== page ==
The game of Tetris has been shown to have some medicinal value. Tetris is good for easing the effects of post-traumatic stress disorder. This challenging mind-bending block-maneuvering game actually reduces the number of flashbacks of those people who have post-traumatic stress disorder.
Here is a graph which shows that people who played Tetris after seeing a traumatic film had fewer flashbacks a week later.
From the Guardian: The research, which was conducted at the department of psychiatry at the University of Oxford, suggests using Tetris as a "cognitive vaccine" against flashbacks from traumatic events. It's published on the open-source science research Public Library of Science (PLoS) website.
Here's how they set out their recommendations:
The rationale for a 'cognitive vaccine' approach is as follows: Trauma flashbacks are sensory-perceptual, visuospatial mental images. Visuospatial cognitive tasks selectively compete for resources required to generate mental images. Thus, a visuospatial computer game (e.g. "Tetris") will interfere with flashbacks. Visuospatial tasks post-trauma, performed within the time window for memory consolidation, will reduce subsequent flashbacks. We predicted that playing "Tetris" half an hour after viewing trauma would reduce flashback frequency over 1-week.
In other words, if you're looking at falling squares, lines, hoooks and whatever those twiddly ones that are two overlapping lines of two are called, then you don't have time to visualise your previous bad experiences.
I'm glad I wasn't asked to take part:
Forty participants watched a 12-min film of traumatic scenes of injury and death (n = 20 per group). Film viewing was followed by a 30-min interval before simple random assignment to one of two experimental conditions. There were no baseline differences between the two groups in terms of age, depressive symptoms or trait anxiety or gender. Mood was equivalent between the groups prior to watching the film, and as predicted, both groups experienced comparable mood deterioration following the film (emphasis added).
(Tell me about it. Someone at work was looking for gruesome scenes from ER involving helicopters and instead found a real-life one. I'm recommending Tetris to him.)
Afterwards, one group just sat quietly, and another played Tetris, for ten minutes. They then kept a diary about flashbacks they'd had; this showed that the group which had played Tetris had significantly fewer (with a probability that it was chance less than 1%).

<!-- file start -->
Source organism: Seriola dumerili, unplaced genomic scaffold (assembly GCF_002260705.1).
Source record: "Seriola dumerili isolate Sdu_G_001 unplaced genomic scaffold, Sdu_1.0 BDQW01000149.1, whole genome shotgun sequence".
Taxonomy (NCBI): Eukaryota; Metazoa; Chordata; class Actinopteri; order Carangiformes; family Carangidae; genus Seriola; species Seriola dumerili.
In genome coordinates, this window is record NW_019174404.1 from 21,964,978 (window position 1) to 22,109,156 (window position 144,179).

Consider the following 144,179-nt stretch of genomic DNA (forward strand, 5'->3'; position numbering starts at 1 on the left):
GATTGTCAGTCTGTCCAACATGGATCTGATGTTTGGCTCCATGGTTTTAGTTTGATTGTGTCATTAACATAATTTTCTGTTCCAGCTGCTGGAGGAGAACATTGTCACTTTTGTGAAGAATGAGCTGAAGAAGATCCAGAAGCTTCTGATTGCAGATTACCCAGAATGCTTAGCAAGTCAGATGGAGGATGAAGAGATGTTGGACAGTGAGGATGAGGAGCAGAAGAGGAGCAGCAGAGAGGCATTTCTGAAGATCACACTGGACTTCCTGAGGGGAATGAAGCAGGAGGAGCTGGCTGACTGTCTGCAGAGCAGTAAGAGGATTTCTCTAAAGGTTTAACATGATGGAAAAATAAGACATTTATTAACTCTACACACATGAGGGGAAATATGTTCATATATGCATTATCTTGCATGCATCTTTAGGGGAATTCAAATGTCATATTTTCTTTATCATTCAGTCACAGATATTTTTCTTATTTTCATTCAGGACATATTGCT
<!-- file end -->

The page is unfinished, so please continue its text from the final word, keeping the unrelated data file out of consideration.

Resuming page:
It's a remarkable finding; though looking at the long list of references, the idea of visual "distraction" as a method of desensitising people from visual memories has been around since at least early this decade.
But who'd have thought we'd find a potentially workable cure in a game that for a while 20 years ago seemed like a Russian plot to turn all our population into obsessive cursor-button pokers? (Wait, did it work?)
So maybe that's going to be the new treatment for returning soldiers from the front: Nintendo Gameboys loaded with Tetris.
This is a really great medical breakthrough!!! I hope that this type of therapy expands and helps as many people as possible who are dealing with trautic-stress disorder today. Hooray for medical innovation!!!
Interesting. I wonder if puzzles or cubes do the same thing?
This is an interesting finding but the question is how many children still play Tetris? In today’s world of sophisticated computer games children rarely choose to spend their free time with this game. But the next time I watch a traumatic movie I will definitely play Tetris to control my flashbacks.
I do not believe too many children (at least in the Western civilization) are prone to PTSD so this is not about them.
I need a few therapeutic visuospacial cognitive tasks following the past election!
Post a Comment